Friday, May 24, 2024

Remembering Tom Casey: The love of sports and the laughs along the way

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A longtime Ottawa Citizen sportswriter, Casey was inducted into the CFL and Ottawa Sports Hall of Fames. He died Monday at age 76.

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Throughout his 37 years in the sports writing business, Tom Casey’s laugh could be heard from one end of the sprawling newsroom to the other.

Perhaps the only things bigger were his love for family and friends, and his passion for giving the inside scoop to generations of Ottawa Citizen readers.

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Back in the days when the printed word ruled sports journalism, Casey had the commanding voice to match his laugh.

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“When he went to football practice, he would always take attendance first,” said long-time Citizen columnist Wayne Scanlan, one of Casey’s closest friends. “There were a lot of players out there, but if there were one or two missing, he would know. He was always a little sceptical and would never take anything at face value. And that laugh…once it gained momentum, it was something.”

Indeed, the city fit Casey — hockey and football were his favourites — like a trusty, well-worn baseball glove.

He carried a black book, full of the names and numbers of the sports community, but he didn’t need it. He was a walking Rolodex and could hold a crowd while telling a tale or two thousand in his own colourful way.

Casey passed away Monday at the age of 76. He was diagnosed with cancer in a kidney in 2020. In 2021, it spread to his lungs. An immunotherapy program bought him extra years. He had been in the Maycourt hospice for a week and died peacefully.

“He loved being around people,” said his wife, Adele. “He loved covering sports, especially the Montreal Canadiens. He was so down to earth.”

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Case, as he was widely known to his friends, also spent time as the Citizen’s sports editor and officially retired in 2003.

Case found his way into the CFL Hall of Fame and the Ottawa Sports Hall of Fame. In 2022, the bottom rung of the press box at TD Place was tagged “Tom Casey’s Writer’s Row,” in his honour.

From the beginning, Adele knew what she was getting into. Their first date was a Montreal Expos game.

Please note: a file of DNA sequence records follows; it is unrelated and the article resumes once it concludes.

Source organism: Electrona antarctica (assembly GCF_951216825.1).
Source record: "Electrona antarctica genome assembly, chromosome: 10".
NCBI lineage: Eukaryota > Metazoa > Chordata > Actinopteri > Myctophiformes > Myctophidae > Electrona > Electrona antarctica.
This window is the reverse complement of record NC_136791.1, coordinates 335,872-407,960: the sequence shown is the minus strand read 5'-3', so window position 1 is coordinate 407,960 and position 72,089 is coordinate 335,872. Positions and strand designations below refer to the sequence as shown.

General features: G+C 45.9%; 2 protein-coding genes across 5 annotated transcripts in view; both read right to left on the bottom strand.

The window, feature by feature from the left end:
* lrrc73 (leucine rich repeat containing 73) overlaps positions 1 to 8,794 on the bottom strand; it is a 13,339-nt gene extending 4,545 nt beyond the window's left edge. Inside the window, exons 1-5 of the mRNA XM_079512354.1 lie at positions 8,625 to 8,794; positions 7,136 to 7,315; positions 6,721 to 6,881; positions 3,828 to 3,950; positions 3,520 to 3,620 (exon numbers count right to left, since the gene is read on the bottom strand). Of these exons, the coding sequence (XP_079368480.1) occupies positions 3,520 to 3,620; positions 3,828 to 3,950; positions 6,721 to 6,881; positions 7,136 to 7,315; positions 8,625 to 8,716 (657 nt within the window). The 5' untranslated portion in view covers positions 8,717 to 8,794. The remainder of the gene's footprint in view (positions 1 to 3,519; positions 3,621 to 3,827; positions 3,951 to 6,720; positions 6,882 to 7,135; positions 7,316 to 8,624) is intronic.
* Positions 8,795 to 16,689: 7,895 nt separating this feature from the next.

Adele and Tom travelled the world and relished life with their daughters, Kristina and Annik, along with their five grandchildren, aged 13 to 20.

Adele says he left the world with no regrets.

“If you give love, you get love,” she said. “We weren’t rich, but we were rich in memories. He was all about keeping moving. He wrote notes to the grandkids. Be grateful for what you have and don’t worry about what you don’t have.”

A star athlete himself, Case was a high school quarterback and played in the Central Junior Hockey League, where he received a pair of new CCM tacks.

“He wanted them to fit tight, so he wore his skates into the shower, got the leather soaking wet and then let them dry so he could have custom-fitted skates,” said long-time Citizen sports writer and friend, Martin Cleary.

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When the 18-year-old Case returned home from a tryout with the Ontario Hockey Association’s Kitchener Rangers in 1966, he told his parents he was going to look for temporary work.

He always liked telling the story of his father’s reaction.

“Just don’t hang around the house,” he was told.

His first gig at the Citizen, then located on Sparks Street, was as a copy boy, effectively serving as a gopher in the bustling newsroom.

He worked his way into the sports section and his final story, 37 years to the day of his hiring, was on Aug. 29, 2003.

“It was a hell of a ride, let me tell you,” he told Scanlan, when he entered the Ottawa Hall of Fame a decade later.

Along the way, he covered 15 Grey Cup Games and the Stanley Cup playoffs, in the house when the Montreal Canadiens won their 1986 and 1993 titles and for the Edmonton Oilers dynasty of the 1980s.

“The best thing about covering the Oilers was not the games,” Case said. “It was watching those guys practice.”

As accomplished and established as Case was, he was always humble and gracious. He bent over backwards to help, mentoring young reporters in showing what the sports world and newsroom life were about. He was an open book, opening up his black book of contacts when colleagues were in need.

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Case chose to finish his career writing, handing sports editor duties over to Doug Fischer, a veteran of the newsroom, but a newcomer to the sports department.

“I never worked with anyone I enjoyed more than Tom,” said Fischer, overwhelmed when Case personally introduced him to the sports fixtures in the community, including Brian Kilrea and Howard Darwin. “He was unfailingly helpful, kind and generous to me. Listening to him interviewing people on the phone was a treat. His big laugh and crazy approach to questioning always seemed to get him answers no one else could.”

Right to the end, Case stayed true to the way he lived his whole life.

Adele affectionately called him “Mr. Google” for his ability to recall the smallest details on their journey, including what she ate on their earliest dates.

When Scanlan reached out to Case for advice on a pending trip to Croatia, a trek Tom and Adele took in 2017, he was flooded with guidebooks, scrapbooks and anecdotes about out-of-the-way restaurants and sites to visit.

“He was always sharing books and music, just so generous,” Scanlan said.

Every story, of course, was accompanied by that unforgettable laugh.
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